Finance minister Tendai Biti has resisted attempts by Local Government minister Ignatius Chombo to coerce him to fork out $2 million to purchase traditional chiefs’ vehicles, citing government’s difficult fiscal position.
Biti yesterday said there was no way he could release the money given that 67% of revenue were going towards civil servants’ salaries. “There is no need for politicising the whole issue,” said Biti.
“The fact is the country is in a difficult fiscal position and I made it very clear in the 2012 budget. We have to balance between wage demands and other obligations such as education, agriculture, health and social welfare.”
Chombo last month wrote to Biti imploring him to release the funds before President Robert Mugabe met chiefs in Bulawayo last week.
“May I also acknowledge that your ministry was not able to avail funds to the tune of $2 000 000 for the procurement of chiefs’ vehicles in 2011,” Chombo wrote in the January 31, 2012 letter.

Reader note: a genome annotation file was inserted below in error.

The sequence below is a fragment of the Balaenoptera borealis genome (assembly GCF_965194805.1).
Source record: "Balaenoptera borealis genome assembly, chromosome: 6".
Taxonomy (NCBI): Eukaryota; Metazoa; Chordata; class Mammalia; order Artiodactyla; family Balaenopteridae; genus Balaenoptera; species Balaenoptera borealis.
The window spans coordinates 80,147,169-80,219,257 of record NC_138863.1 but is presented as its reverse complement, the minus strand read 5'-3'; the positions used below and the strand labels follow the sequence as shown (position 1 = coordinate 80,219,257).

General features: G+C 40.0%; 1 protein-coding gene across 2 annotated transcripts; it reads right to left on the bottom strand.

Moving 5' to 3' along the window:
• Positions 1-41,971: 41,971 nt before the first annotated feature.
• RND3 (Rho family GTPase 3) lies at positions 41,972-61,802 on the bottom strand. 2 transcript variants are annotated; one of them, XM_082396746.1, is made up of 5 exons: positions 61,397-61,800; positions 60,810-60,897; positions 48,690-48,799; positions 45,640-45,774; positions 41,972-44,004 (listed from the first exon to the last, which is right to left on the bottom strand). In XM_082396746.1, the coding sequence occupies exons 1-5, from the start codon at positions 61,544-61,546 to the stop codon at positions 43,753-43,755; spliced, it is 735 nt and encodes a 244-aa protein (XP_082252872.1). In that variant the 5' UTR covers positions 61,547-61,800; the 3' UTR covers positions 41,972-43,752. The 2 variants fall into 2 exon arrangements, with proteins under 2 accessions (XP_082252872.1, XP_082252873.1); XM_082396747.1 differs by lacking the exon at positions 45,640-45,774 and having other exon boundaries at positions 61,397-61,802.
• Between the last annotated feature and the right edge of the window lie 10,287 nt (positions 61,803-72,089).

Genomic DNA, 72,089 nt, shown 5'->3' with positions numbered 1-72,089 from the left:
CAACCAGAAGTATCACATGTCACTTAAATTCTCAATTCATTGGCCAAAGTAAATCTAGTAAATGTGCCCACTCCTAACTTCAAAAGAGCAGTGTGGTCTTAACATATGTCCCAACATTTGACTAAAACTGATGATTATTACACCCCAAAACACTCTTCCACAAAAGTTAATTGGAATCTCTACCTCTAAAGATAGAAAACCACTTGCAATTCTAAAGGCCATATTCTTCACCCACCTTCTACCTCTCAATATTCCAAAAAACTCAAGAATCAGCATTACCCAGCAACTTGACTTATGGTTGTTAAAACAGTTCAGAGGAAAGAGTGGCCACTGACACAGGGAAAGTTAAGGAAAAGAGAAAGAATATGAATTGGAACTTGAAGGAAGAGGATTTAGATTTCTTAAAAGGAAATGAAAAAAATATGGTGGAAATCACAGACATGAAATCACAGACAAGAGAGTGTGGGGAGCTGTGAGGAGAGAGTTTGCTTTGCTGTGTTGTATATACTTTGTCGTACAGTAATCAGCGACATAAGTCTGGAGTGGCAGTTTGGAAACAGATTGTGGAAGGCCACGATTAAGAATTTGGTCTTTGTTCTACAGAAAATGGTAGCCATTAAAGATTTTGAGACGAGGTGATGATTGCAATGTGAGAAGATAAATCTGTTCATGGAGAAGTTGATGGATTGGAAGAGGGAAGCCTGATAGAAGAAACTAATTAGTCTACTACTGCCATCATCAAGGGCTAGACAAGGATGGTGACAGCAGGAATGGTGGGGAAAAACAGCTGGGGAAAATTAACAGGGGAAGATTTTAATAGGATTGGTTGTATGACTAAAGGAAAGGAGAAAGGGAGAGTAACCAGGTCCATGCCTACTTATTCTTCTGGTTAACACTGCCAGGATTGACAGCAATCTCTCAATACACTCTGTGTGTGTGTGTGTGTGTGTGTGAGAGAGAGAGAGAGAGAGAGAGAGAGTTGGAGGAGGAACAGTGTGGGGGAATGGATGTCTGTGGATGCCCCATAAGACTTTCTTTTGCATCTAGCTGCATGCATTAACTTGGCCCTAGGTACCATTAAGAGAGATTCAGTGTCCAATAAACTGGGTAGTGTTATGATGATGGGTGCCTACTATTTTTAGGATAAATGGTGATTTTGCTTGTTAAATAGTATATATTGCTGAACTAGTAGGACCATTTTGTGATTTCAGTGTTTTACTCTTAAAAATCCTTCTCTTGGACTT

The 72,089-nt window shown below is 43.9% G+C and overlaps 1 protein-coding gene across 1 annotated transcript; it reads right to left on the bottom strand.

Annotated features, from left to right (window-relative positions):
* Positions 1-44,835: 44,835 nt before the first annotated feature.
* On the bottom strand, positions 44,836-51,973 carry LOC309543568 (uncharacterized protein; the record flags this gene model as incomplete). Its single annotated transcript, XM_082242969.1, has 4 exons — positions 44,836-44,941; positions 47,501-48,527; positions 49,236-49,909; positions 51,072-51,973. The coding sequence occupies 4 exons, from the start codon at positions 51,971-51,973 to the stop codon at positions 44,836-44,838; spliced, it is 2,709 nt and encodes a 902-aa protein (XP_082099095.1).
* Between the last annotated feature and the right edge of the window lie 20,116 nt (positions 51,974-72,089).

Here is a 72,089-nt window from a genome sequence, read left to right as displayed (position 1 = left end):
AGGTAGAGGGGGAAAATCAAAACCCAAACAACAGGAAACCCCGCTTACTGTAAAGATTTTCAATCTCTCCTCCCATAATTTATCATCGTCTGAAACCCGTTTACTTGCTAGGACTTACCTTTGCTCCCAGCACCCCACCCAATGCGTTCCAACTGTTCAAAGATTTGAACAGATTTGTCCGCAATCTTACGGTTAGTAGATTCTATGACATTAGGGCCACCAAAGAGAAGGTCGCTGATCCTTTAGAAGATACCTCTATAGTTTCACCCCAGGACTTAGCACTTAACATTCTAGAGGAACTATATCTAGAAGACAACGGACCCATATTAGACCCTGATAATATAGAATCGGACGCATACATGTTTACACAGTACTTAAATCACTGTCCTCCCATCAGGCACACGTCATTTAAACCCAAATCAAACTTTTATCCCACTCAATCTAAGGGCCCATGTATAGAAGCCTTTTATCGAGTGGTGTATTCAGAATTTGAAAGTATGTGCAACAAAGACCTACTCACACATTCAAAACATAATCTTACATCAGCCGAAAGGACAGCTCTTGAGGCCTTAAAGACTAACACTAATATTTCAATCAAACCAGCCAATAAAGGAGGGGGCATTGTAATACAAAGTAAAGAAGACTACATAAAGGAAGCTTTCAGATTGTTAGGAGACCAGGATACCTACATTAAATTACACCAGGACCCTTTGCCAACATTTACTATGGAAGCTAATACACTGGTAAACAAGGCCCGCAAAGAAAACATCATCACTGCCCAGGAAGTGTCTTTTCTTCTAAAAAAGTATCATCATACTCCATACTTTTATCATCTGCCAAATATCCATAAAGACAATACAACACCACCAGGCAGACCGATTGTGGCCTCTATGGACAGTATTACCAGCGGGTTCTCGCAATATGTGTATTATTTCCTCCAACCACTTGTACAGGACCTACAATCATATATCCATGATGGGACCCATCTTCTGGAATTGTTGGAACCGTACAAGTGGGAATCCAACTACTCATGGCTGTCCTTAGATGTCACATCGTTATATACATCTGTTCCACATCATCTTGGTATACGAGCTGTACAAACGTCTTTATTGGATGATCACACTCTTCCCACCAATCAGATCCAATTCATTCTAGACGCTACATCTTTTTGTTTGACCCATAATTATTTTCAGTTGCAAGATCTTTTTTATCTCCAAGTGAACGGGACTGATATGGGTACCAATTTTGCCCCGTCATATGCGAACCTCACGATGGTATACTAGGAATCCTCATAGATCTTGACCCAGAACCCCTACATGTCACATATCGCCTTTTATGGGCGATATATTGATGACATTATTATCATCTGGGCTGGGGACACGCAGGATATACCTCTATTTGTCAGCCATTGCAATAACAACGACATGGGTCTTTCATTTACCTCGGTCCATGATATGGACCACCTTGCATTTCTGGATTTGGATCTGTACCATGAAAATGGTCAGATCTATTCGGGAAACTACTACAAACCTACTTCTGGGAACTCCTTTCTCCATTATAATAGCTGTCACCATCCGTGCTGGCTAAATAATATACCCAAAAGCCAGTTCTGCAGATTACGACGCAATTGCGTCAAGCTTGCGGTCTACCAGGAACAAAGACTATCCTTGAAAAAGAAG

“My ministry made yet another bid for the 2012 financial year to facilitate this scheme. We will convene the 2011 edition of the annual conference of chiefs within the next two weeks. The conference will be attended by His Excellency the President and these two issues will certainly be brought up.”
Chombo also wants government to review upwards traditional leaders’ allowances and perks, but said his efforts to engage Biti had so far failed to yield desired results as the Treasury boss has remained “mum” on the matter.
“It is important for the chiefs’ welfare to be prioritised to enable them to effectively discharge their responsibilities as well as accord them the due respect they deserve as custodians of the country’s traditional values and customs,” Chombo said.
In his address to the chiefs, Chombo was at pains explaining why government had not yet secured funding for their new vehicles. The chiefs also demanded guns, diplomatic passports, electrified homes and a review of their monthly allowances currently pegged at $300.
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